In this two part series, Alexandra Bodnar and James Bradford explore the recent decision in Yuanda (UK) Company Limited v Multiplex Construction Europe Limited  EWHC 468 which has the potential to shake up the UK construction performance bonds market with its conclusion that an adjudicator’s decision is sufficient ‘to establish and ascertain’ the net sums due under the bond. In Part One, Alex and James will outline Fraser J’s reasoning and the conceptual problems with his decision, before analysing in Part Two the practical difficulties which practitioners and market players will need to be alive to when negotiating and dealing with these bonds in the shadow of Yuanda.
Summary of relevant parts of the Decision
Yuanda concerned an amended ABI model form of performance bond. The ABI model form is commonly used in UK construction projects. It is a conditional (rather than an on-demand) form of bond. Clause 1 of the bond in Yuanda stated:
‘The Guarantor guarantees to the Contractor that in the event of a breach of the Contract by the Sub-Contractor, the Guarantor shall subject to the provisions of this Guarantee Bond satisfy and discharge the damages sustained by the Contractor as established and ascertained pursuant to and in accordance with the provisions of or by reference to the Contract and taking into account all sums due or to become due to the Sub-Contractor’
The underlying building subcontract was based on a JCT Design and Build Sub-Contract 2011. A dispute arose between the main contractor and subcontractor. The main contractor considered that liquidated damages (equivalent to a sum agreed between main contract and employer) were due to it for delays which were the fault of the subcontractor. The subcontractor disputed this and considered that it was entitled to extensions of time, refusing to allow or pay liquidated damages. The subcontract contained common-place wording allowing the main contractor to require payment of/deduct liquidated damages (assuming various pre-conditions had been met), and the subcontractor’s failure to pay/allow deduction would be a breach. There was also an indemnity provision which, in essence, required the subcontractor to indemnify the main contractor in respect of losses suffered by the main contractor under the main contract with the employer, arising out of the subcontractor’s breach.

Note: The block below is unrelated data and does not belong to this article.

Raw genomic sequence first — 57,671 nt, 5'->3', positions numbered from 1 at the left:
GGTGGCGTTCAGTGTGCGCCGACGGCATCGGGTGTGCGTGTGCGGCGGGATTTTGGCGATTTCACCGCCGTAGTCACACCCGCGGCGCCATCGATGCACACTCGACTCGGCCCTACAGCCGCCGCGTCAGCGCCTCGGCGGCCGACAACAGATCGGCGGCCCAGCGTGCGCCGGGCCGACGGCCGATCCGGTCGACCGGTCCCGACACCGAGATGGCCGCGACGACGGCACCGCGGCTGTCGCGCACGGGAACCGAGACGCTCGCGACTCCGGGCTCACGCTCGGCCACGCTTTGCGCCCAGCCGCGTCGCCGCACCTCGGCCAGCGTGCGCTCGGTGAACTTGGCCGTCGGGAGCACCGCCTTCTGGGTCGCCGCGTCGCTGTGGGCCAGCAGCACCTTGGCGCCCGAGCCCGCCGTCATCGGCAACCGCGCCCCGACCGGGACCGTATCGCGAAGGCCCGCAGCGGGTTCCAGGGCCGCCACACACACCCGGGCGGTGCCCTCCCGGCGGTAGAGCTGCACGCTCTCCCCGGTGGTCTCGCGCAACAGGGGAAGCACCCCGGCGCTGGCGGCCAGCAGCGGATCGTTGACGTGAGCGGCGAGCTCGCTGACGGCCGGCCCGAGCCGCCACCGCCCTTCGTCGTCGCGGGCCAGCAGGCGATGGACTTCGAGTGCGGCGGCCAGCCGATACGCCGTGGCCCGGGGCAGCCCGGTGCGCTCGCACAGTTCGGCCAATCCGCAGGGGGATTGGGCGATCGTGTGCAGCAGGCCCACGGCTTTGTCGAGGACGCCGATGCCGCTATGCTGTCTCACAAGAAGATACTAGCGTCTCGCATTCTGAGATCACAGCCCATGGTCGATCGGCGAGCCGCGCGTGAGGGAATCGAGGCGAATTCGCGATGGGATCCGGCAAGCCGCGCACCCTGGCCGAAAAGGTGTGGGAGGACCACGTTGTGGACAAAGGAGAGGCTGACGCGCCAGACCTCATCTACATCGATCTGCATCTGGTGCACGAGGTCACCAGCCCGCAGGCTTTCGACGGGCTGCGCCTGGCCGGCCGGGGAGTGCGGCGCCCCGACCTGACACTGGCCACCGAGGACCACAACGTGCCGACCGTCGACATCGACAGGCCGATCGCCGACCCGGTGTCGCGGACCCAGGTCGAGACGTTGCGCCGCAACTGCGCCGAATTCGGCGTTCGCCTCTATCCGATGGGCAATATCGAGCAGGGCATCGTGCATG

The main contractor made a claim on the bond as a result of the subcontractor’s breaches. The facts included that the bond was shortly due to expire and, by the time of the final hearing in Yuanda, there was an adjudication already on foot between the main contractor and sub-contractor concerning responsibility for delays, with a decision from the adjudicator expected imminently.
Fraser J decided that a valid adjudicator’s decision would establish and ascertain the net sums for the purpose of the main contractor’s claim on the bond (assuming an adjudicator’s decision in the main contractor’s favour). Conversely, the main contractor’s demand in accordance with the subcontract for payment of liquidated damages and the sub-contractor’s failure to pay, would not. In his reasoning, Fraser J emphasised the importance of the terms of the underlying building contract, in particular the fact that the building contract provided for adjudication. He also relied on the fact that the main contractor’s demand by definition would not be an assessment by an independent third party/decision maker, in contrast to an independent adjudicator’s valid decision.
Conceptual Difficulties with the Decision